Why the Solar Eclipse shadow moves from West to East

View previous topic View next topic Go down

Why the Solar Eclipse shadow moves from West to East

Post by ItsFlat on Mon Aug 07, 2017 9:38 pm

The sun causes a shadow for every object it passes over as it moves across the sky above the flat plane of the earth from dawn until dusk, east to west.

Therefore, at dawn the shadows of a tree or a lamppost are on the west side of the object.
Then the shadow is directly below the tree or lamppost at noon, as the sun passes directly overhead.
Finally, the shadows are to the east of the tree or lamppost, as the sun sets in the west.

It is this exact same movement of the sun which explains why the shadow of the moon moves from west to east.

The sun is at a higher altitude than the moon.

When the eclipse begins, the sun is "rising" above the moon from the east, making the shadow of the moon hit the ground to the west in, say, Oregon. As the sun passes directly above the moon at its zenith ("noon") point, then the shadow will be directly under the moon, hitting the ground in say, Kansas City. Last, the shadow will be to the east of the moon as the sun "sets" to the west of it, causing the shadow to hit the ground in say, Georgia.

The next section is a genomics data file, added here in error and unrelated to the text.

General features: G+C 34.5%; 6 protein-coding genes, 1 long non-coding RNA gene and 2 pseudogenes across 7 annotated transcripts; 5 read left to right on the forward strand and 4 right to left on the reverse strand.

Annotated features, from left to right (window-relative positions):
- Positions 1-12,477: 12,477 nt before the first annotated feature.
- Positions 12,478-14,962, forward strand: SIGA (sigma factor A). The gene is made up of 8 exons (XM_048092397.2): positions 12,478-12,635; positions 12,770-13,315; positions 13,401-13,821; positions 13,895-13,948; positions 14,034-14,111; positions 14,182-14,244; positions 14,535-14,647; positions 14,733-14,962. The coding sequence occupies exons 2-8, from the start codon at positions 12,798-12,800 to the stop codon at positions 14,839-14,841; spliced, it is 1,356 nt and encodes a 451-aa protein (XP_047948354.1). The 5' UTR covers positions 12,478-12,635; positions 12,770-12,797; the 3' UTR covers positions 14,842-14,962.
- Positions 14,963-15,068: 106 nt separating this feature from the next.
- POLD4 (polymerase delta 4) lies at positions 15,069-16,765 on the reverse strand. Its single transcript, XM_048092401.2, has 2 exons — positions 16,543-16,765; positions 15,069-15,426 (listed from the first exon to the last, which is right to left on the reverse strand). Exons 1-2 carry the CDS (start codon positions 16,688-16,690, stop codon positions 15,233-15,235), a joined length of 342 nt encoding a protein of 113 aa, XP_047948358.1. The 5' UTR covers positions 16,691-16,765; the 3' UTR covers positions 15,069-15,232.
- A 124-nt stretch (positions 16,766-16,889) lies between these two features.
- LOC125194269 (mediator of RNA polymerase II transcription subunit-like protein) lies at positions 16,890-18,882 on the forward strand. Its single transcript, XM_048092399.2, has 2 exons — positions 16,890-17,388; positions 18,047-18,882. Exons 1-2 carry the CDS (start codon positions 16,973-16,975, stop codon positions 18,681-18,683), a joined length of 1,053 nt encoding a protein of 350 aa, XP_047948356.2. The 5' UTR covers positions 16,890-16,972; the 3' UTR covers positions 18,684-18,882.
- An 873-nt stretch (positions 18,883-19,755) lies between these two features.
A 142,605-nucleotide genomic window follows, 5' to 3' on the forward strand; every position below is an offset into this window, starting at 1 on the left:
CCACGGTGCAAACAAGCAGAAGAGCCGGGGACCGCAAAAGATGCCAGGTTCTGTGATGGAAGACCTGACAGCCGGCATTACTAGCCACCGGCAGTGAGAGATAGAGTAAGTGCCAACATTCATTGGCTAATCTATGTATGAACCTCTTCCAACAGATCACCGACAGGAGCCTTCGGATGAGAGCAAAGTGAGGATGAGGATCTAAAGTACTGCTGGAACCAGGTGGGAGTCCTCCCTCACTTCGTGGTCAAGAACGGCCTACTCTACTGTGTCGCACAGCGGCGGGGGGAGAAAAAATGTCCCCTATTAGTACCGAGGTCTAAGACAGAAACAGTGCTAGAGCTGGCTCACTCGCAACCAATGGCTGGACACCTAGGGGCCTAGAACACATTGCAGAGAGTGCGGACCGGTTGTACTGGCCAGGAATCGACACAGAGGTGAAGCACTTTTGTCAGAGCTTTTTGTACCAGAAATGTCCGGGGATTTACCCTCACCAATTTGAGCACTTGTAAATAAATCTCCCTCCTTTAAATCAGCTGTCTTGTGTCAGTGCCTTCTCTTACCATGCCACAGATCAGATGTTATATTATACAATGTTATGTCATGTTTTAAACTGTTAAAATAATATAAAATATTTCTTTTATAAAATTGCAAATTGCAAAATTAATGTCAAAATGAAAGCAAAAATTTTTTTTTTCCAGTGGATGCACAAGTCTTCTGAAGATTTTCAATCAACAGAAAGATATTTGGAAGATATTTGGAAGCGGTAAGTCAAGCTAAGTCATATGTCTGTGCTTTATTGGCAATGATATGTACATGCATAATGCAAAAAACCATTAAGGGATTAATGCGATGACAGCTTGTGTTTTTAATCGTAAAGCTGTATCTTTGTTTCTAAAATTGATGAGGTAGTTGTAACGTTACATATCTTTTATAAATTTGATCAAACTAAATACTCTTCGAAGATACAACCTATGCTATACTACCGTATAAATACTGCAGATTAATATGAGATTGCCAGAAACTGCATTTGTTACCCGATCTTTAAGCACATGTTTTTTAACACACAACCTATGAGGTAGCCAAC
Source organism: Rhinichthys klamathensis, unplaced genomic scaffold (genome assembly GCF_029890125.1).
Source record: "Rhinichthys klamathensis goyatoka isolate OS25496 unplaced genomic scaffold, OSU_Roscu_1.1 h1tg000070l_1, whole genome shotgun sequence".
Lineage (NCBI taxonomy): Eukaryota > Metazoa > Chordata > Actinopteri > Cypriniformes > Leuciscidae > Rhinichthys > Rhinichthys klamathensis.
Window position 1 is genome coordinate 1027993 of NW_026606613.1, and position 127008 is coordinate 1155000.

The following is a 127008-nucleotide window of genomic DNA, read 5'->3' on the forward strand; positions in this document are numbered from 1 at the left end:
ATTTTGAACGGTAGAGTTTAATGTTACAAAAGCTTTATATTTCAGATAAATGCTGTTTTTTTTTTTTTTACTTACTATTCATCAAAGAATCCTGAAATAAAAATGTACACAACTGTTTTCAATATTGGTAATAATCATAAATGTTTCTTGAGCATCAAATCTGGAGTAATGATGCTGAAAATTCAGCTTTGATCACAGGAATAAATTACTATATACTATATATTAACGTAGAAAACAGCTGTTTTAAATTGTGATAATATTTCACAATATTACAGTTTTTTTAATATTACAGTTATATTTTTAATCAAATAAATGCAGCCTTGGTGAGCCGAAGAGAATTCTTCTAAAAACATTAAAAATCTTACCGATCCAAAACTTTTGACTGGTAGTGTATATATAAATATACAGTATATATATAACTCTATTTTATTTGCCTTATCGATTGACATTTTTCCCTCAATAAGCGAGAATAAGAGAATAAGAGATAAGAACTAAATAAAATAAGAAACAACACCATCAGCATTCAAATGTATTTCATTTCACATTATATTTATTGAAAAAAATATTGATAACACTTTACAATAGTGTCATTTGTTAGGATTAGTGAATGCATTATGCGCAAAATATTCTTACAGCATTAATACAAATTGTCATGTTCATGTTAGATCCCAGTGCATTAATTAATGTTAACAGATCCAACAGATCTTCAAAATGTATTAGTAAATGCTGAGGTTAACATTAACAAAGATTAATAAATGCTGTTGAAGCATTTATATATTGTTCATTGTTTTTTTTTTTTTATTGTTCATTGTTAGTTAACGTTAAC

The shadow will also be elongated at "rise" and "set," explaining the overall elliptical shape, and more circular at zenith. You can do this experiment for yourself by observing a timelapse photo of the shadow of a lamppost from rise to set.

Here's a good example video: the shadows of these vertical doorposts move across the floor from west to east (left to right) as you see the sun rise in the east (right) side of the camera frame. This shows the exact effect of what happens during the solar eclipse:



It is a much simpler explanation when you know the earth is a flat plane, than the unintelligible one the media/NASA tries to give:


ItsFlat

Posts : 8
Join date : 2016-09-27

View user profile

Back to top Go down

Re: Why the Solar Eclipse shadow moves from West to East

Post by ItsFlat on Mon Aug 07, 2017 10:10 pm

Also, the eclipse shadow is reported to be 70-100 miles wide, so this would be the width of the moon.

The shadow of any given object corresponds to its size. The width of a shadow of an object does not change, only the length, as it elongates due to the lengthening distance of the source light (the sun) and the angle approaching zero.

ItsFlat

Posts : 8
Join date : 2016-09-27

View user profile

Back to top Go down

View previous topic View next topic Back to top

- Similar topics

 
Permissions in this forum:
You cannot reply to topics in this forum